The Oil Machine
Oct 28, 2022
Holly Gillibrand, James Marriott, Jake Molloy
In the run-up to COP27, as the UK government swagger from environmental inaction to actively counterintuitive policies, and the protests from Just Stop Oil campaigners begin to grab headlines, Emma Davie’s documentary takes North Sea drilling as a focus study to chronicle Britain’s history with oil, and assess presently what needs to change to prevent further escalation of the current climate crisis.
Tracing the line from the first rigs in the North Sea to the 6 litres of oil it takes to produce an iPhone, Davie establishes the growth and modernity brought with the oil industry, and how, despite its brief history, we are led to believe that is an immovable fixture in 21st-century society. Oil’s position as one of the foundations of the finance market and the abundance of plastics used in our daily lives are highlighted as the most significant barriers preventing the enactment of meaningful change.
Largely constructed from archive footage and talking head interviews, The Oil Machine appears to take a more informative than emotional approach (although that isn’t to say that you won’t leave the cinema boiling with rage). University professors, climate lawyers, and respected authors break down the complexities of Britain’s history with oil and who currently has a vested interest in it. Teenage activists walk the Scottish streets that could be underwater by the time they are the same age as some of the other commentators. And, in perhaps the most clever twist, investment bankers, BP representatives, and even the CEO of Oil and Gas UK are offered a sort of ‘right of reply’, an act which makes their patronising waffle and corporate double-speak painfully transparent.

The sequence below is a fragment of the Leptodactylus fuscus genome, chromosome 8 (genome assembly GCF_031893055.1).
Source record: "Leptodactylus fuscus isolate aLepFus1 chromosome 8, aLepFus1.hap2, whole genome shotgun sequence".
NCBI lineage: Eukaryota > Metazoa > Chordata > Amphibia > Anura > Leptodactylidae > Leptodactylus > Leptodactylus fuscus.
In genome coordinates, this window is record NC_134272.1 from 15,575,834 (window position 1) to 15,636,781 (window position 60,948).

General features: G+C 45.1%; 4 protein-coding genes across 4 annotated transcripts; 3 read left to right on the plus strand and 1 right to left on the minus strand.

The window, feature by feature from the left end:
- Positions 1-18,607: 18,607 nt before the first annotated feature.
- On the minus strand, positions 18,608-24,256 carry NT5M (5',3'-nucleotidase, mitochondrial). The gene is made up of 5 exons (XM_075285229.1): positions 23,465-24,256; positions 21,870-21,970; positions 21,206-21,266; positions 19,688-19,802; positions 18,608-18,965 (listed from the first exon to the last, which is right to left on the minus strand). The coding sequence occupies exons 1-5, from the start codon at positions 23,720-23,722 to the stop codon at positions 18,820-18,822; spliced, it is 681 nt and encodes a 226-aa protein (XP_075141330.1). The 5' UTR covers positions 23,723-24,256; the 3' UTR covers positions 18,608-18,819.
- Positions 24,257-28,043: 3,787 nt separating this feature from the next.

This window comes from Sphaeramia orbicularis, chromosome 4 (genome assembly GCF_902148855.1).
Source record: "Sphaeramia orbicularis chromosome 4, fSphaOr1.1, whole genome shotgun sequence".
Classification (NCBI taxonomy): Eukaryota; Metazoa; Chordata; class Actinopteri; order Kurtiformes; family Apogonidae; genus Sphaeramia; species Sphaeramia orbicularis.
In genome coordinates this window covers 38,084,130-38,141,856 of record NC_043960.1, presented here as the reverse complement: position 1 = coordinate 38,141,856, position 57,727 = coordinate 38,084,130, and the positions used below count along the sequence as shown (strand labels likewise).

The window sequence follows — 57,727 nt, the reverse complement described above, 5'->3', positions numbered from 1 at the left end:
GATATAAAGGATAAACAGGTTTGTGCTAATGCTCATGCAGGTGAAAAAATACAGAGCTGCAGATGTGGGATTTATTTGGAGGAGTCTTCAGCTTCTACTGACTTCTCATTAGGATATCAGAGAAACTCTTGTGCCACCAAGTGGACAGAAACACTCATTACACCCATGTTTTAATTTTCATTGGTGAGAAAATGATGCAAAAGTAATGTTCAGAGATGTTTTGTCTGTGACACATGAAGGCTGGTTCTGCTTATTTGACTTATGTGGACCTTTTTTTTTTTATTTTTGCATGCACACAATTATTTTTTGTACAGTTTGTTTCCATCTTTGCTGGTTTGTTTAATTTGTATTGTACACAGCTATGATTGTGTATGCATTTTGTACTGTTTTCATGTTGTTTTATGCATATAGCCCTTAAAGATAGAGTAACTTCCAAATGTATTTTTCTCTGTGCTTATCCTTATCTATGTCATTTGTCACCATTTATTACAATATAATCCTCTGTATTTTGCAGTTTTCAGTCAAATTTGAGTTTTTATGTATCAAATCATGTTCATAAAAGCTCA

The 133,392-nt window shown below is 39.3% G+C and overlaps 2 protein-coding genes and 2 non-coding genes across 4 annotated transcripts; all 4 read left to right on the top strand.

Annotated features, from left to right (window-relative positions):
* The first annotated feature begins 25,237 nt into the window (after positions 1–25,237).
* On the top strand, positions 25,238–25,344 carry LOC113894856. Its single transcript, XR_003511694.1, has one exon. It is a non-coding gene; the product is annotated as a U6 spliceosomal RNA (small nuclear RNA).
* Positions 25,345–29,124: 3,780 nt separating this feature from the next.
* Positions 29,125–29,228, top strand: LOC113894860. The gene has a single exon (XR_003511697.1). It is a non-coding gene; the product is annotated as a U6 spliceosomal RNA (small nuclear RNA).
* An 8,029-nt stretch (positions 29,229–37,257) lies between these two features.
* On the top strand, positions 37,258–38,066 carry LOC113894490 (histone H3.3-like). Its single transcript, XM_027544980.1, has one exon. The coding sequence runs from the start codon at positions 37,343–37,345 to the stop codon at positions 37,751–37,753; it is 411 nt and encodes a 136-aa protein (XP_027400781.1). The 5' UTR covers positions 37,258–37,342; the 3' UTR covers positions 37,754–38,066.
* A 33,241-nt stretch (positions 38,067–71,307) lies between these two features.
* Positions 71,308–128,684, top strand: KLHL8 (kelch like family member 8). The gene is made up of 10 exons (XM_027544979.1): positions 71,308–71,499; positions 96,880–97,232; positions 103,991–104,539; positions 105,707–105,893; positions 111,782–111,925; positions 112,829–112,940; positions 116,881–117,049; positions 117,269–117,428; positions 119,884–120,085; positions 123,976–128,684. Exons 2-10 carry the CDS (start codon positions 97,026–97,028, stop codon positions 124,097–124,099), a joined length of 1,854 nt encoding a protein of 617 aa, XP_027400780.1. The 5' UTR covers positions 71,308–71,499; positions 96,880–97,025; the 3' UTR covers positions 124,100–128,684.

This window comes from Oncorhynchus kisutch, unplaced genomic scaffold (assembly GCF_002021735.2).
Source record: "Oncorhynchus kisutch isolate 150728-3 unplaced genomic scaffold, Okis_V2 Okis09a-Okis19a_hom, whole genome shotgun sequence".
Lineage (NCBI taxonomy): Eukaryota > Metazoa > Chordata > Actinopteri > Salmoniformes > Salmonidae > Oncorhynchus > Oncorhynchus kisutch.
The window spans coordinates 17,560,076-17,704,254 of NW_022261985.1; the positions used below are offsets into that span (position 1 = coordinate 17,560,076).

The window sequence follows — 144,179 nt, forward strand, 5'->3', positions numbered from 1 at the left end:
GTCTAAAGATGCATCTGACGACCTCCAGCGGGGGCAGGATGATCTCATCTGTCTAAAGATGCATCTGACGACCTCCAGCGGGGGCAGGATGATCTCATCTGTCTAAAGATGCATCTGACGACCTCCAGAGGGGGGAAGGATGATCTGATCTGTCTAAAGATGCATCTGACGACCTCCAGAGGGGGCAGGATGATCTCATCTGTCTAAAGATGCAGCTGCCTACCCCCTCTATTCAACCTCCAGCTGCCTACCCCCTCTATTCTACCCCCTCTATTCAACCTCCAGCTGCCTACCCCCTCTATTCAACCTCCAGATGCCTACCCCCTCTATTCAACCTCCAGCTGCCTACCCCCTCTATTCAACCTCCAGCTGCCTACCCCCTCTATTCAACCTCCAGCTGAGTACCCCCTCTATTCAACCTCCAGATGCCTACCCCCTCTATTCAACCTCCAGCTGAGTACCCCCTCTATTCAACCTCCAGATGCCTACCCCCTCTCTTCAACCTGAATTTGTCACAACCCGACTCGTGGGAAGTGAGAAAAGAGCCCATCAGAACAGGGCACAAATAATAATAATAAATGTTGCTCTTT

Rather than focus on the well-known consequences of inaction, director Emma Davie takes a keener approach with The Oil Machine, asking who and what is standing in the way of necessary action. An informative work that enforces just how difficult it will be to cut Britain’s dependency on oil, particularly when the people in control are those most resistant to change.